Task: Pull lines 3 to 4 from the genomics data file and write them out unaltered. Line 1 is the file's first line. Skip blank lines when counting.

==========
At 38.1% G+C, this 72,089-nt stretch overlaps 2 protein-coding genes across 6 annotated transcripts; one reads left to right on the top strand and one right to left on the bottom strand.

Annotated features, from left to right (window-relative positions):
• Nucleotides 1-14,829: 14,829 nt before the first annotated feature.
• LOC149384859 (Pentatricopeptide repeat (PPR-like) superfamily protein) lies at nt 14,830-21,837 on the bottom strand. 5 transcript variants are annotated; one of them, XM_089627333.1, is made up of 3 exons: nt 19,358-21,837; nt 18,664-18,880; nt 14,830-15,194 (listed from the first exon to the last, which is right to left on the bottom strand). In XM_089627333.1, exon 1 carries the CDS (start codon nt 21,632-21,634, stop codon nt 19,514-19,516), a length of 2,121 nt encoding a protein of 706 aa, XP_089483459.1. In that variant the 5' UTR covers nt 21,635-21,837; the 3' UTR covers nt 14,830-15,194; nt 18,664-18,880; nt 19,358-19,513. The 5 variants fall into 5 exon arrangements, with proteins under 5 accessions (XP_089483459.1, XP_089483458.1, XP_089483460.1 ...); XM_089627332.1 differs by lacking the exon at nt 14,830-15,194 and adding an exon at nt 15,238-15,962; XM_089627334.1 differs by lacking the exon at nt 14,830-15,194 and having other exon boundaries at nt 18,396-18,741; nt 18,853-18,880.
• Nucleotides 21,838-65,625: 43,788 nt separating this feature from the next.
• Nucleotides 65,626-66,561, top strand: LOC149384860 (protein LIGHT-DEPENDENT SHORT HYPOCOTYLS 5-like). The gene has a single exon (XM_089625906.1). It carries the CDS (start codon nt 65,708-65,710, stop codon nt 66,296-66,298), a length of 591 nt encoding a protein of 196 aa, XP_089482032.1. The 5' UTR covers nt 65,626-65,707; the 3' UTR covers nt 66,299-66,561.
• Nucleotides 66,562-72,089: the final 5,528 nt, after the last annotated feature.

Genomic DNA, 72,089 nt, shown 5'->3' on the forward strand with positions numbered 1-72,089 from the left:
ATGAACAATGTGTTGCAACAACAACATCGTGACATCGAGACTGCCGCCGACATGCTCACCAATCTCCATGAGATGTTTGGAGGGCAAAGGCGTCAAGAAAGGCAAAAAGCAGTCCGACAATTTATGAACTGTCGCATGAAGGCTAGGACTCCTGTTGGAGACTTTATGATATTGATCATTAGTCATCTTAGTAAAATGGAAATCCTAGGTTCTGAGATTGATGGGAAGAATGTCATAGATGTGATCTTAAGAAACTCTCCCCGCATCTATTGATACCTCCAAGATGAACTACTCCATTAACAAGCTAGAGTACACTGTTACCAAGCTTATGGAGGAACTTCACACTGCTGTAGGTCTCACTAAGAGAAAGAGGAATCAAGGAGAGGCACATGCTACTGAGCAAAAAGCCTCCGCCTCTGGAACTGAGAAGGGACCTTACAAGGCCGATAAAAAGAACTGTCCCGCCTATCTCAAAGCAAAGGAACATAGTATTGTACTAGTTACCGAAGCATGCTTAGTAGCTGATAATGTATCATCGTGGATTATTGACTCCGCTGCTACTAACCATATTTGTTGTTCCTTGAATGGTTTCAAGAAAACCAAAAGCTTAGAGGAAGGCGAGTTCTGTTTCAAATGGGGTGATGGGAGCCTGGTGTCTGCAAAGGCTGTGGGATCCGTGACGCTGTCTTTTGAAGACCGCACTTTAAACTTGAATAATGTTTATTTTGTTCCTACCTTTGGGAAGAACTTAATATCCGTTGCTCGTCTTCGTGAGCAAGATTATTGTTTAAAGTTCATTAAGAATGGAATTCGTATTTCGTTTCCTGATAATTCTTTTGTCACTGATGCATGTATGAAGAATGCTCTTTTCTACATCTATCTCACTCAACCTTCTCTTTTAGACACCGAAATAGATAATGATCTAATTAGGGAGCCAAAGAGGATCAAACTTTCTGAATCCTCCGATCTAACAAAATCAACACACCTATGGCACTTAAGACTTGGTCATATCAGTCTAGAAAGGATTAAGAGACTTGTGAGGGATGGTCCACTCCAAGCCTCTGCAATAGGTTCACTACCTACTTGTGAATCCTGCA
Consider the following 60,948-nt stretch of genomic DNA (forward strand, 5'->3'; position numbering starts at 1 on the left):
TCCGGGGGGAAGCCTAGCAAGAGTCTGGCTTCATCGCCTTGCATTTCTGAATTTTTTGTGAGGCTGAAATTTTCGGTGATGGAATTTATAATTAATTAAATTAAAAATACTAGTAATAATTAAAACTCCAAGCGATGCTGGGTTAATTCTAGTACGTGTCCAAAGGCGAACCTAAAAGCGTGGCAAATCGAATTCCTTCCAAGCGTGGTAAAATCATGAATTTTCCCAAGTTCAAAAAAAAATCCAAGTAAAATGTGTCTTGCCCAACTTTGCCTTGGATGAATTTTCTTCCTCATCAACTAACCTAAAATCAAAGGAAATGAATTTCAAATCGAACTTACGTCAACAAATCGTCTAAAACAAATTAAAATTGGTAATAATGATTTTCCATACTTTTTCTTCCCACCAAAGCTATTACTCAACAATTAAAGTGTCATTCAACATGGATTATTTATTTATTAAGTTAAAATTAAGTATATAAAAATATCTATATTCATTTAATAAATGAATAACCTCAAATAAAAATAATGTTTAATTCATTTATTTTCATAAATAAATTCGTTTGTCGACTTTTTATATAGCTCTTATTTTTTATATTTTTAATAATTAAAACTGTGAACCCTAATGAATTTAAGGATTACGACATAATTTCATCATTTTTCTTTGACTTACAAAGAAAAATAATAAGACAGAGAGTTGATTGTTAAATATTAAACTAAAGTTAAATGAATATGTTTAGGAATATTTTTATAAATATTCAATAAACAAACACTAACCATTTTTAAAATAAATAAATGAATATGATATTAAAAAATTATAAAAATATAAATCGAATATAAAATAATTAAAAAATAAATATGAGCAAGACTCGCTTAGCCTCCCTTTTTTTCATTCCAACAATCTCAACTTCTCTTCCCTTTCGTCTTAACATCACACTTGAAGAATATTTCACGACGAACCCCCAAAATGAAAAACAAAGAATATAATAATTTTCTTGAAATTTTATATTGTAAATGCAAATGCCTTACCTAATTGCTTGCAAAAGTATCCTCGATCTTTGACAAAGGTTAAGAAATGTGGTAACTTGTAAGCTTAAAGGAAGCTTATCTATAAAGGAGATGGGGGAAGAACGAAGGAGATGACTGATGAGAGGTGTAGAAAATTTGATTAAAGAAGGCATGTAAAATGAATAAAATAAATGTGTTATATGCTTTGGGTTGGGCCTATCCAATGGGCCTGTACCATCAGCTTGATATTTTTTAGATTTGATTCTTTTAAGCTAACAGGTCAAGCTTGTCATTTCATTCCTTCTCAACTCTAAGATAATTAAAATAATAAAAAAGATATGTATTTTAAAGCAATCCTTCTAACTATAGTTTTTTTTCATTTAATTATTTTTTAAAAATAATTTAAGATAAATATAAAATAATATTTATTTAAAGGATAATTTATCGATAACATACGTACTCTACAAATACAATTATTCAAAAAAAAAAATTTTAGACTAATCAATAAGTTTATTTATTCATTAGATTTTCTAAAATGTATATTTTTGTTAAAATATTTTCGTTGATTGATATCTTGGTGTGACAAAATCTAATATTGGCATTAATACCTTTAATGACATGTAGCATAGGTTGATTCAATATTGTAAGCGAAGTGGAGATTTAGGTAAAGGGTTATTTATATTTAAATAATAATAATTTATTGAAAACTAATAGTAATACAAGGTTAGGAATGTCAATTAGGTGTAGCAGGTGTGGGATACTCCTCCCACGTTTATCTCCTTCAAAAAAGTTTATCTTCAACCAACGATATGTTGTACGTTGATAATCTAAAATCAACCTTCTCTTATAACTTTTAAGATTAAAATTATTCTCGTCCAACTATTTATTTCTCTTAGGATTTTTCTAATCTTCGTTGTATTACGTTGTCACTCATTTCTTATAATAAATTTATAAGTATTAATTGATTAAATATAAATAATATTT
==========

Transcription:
• Nucleotides 1-14,829: 14,829 nt before the first annotated feature.
• LOC149384859 (Pentatricopeptide repeat (PPR-like) superfamily protein) lies at nt 14,830-21,837 on the bottom strand. 5 transcript variants are annotated; one of them, XM_089627333.1, is made up of 3 exons: nt 19,358-21,837; nt 18,664-18,880; nt 14,830-15,194 (listed from the first exon to the last, which is right to left on the bottom strand). In XM_089627333.1, exon 1 carries the CDS (start codon nt 21,632-21,634, stop codon nt 19,514-19,516), a length of 2,121 nt encoding a protein of 706 aa, XP_089483459.1. In that variant the 5' UTR covers nt 21,635-21,837; the 3' UTR covers nt 14,830-15,194; nt 18,664-18,880; nt 19,358-19,513. The 5 variants fall into 5 exon arrangements, with proteins under 5 accessions (XP_089483459.1, XP_089483458.1, XP_089483460.1 ...); XM_089627332.1 differs by lacking the exon at nt 14,830-15,194 and adding an exon at nt 15,238-15,962; XM_089627334.1 differs by lacking the exon at nt 14,830-15,194 and having other exon boundaries at nt 18,396-18,741; nt 18,853-18,880.